History meets Videogame

Today I finished lesson 20 of 30 in どんな時どう. At the end of the lesson I shut down my computer, and after finishing todays Anki reviews on my Notebook, I went Online to read some video game reviews. One of the ones I read was アレックス・キッド, a jump&run game, in which you are supposed to punch and kick your way through various levels, to save Alex father who is being held captive by ジャン・アシュレー.

In this game you not only punch and kick, but you also get the chance to play a mini-game not only Japanese children are masters in, じゃんけんぽん. Not only is this a mini-game, but you will also have to beat the boss monster at the end of it. He has 8 arms, and you have to play rock-paper-scissors several times, until he drops dead. When this game was released, only consoles existed, and loosing ones life’s meant Game Over. So if you weren’t able to beat any boss, or you happened to be dying along the way, you had to start your game all over again. Nowadays, and with Emulators allowing free-saves whenever you feel like it, even the most untalented player should see the boss in this game.

The other game I read a review about is called ザ・スーパー忍 The Super Shinobi. I used to play this game on my old Mega Drive when it hit stores in Ye Olde Europe. In Japan, this game was first released in the year 1989, a historic year for Germany. The Berlin Wall was opened up allowing East German citizens to freely visit the West. This was announced on 9 November 1989, by the East German government, and 1990, the physical wall fell. Today, some Germans might wish the wall was still there, because the West has to financially support the economically weak Eastern part of Germany. But back to Joe Musashi, the Ninja hero of this game, whose fiance was killed by an evil organization called 「NEO ZEED」. Joe is going to seek vengeance, fighting with a sword, throwing stars, and some secret Ninja techniques. Eventually he can stay alive long enough, to meet the evil master behind 「NEO ZEED」, to take revenge for his loved one.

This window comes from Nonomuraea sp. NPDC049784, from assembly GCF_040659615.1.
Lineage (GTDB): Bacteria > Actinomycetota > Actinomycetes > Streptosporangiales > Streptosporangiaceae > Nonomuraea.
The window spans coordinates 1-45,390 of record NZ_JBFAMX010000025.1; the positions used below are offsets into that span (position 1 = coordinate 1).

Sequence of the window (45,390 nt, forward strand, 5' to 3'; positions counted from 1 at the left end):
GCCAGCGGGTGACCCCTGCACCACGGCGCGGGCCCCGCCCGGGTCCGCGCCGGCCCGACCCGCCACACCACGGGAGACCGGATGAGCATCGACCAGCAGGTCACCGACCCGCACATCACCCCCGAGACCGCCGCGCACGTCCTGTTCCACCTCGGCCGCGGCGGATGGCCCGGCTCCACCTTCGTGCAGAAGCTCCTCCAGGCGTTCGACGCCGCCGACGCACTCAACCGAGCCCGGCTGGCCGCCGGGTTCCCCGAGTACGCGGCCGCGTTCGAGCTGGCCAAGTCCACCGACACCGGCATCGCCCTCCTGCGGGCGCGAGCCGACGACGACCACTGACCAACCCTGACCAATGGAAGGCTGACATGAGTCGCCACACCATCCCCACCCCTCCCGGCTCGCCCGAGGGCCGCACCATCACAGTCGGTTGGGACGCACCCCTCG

After the first part of ザ・スーパー忍, the second title in this series was released in Japan in 1993, which I have never played myself. I don’t even know whether or not there was an official release of the second installment in Europe. I just happened to read this third review, in which the player takes on the role of Joe Musashi once more, to fight 「NEO ZEED」. As I mentioned already, I haven’t played this game myself, but in the review I found a familiar word. I bet if you’ve been working through James Heisigs Remembering the Kanji I you are familiar with it as well. It is the kanji 尺, which is also used in the word 尺八 (しゃくはち) Shakuhachi, which is a bamboo flute.

As it so happens, there was also another word that caught my attention in this review, 虚無僧, (こむそう), which is a sub-boss in the game. Being the curious person that I am, I just had to look up the word, and this is what I found out. 虚無僧 are “Zen priests of Nothingness” from the no longer existing 普化宗 (ふけしゅう) school. Although no longer existing, the tradition seems to be upheld by some Japanese men and women, even today. And I must say it is truly a sight, priests wearing a braided hat called 編笠 (あみがさ), wandering around and playing the 尺八.

With so much to see, and so much to read and watch, I would like to conclude this entry, by wishing you much fun in discovering the past, and some articles about video games. Maybe you are also going to play some of the above mentioned games yourself. In that case, have fun, and good luck!

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